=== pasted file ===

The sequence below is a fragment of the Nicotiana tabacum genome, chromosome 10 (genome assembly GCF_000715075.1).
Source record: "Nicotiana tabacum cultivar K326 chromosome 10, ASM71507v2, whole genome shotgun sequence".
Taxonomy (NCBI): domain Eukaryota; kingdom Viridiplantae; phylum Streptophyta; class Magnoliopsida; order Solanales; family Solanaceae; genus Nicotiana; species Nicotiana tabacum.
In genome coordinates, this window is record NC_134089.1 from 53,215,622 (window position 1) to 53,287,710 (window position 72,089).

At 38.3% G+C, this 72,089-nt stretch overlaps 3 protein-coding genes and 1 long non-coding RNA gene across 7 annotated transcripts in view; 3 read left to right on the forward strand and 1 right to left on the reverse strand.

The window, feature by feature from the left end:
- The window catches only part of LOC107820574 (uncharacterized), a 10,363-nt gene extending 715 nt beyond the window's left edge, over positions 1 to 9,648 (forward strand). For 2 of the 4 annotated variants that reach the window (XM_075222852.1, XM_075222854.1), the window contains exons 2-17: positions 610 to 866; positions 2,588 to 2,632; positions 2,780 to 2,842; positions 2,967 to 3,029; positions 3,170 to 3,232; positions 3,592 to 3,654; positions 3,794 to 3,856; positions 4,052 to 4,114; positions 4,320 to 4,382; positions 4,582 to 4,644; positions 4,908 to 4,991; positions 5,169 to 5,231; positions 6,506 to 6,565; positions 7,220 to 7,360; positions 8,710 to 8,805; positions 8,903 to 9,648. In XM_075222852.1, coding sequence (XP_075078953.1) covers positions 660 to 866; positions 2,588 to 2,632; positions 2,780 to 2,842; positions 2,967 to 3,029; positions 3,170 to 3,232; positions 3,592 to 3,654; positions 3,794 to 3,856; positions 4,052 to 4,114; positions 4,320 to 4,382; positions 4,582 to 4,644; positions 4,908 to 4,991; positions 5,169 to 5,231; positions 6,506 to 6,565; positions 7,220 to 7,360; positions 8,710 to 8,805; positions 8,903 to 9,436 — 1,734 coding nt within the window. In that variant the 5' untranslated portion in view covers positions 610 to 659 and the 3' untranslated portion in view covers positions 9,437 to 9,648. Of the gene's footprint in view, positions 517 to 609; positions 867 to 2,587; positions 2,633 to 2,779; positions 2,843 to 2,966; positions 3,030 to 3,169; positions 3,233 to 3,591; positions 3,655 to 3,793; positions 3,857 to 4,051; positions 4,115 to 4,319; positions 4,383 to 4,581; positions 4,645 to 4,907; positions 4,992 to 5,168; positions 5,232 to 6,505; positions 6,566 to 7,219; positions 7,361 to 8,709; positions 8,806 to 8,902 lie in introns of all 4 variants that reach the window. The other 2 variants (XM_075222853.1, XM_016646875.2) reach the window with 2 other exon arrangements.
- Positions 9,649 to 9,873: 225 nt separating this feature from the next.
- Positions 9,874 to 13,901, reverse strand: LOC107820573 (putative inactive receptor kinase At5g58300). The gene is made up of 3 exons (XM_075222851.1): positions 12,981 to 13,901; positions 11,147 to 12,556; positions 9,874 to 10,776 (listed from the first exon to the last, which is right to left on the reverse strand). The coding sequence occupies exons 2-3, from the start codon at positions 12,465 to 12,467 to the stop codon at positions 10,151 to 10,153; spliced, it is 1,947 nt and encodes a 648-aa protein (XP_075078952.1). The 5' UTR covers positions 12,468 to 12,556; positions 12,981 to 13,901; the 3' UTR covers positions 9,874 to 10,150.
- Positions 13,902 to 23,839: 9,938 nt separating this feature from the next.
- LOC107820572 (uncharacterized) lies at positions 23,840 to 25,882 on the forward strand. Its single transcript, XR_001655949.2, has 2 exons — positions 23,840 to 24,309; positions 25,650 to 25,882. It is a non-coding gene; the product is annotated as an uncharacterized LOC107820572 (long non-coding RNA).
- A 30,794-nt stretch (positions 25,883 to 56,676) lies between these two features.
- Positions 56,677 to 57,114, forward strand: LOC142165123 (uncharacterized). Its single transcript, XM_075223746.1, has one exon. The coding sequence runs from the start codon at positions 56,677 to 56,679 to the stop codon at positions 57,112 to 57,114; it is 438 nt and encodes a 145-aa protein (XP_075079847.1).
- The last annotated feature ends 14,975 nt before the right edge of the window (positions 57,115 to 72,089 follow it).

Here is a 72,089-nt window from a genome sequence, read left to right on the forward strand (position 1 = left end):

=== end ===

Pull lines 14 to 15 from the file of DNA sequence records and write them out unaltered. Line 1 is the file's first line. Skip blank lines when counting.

- The last annotated feature ends 14,975 nt before the right edge of the window (positions 57,115 to 72,089 follow it).

Here is a 72,089-nt window from a genome sequence, read left to right on the forward strand (position 1 = left end):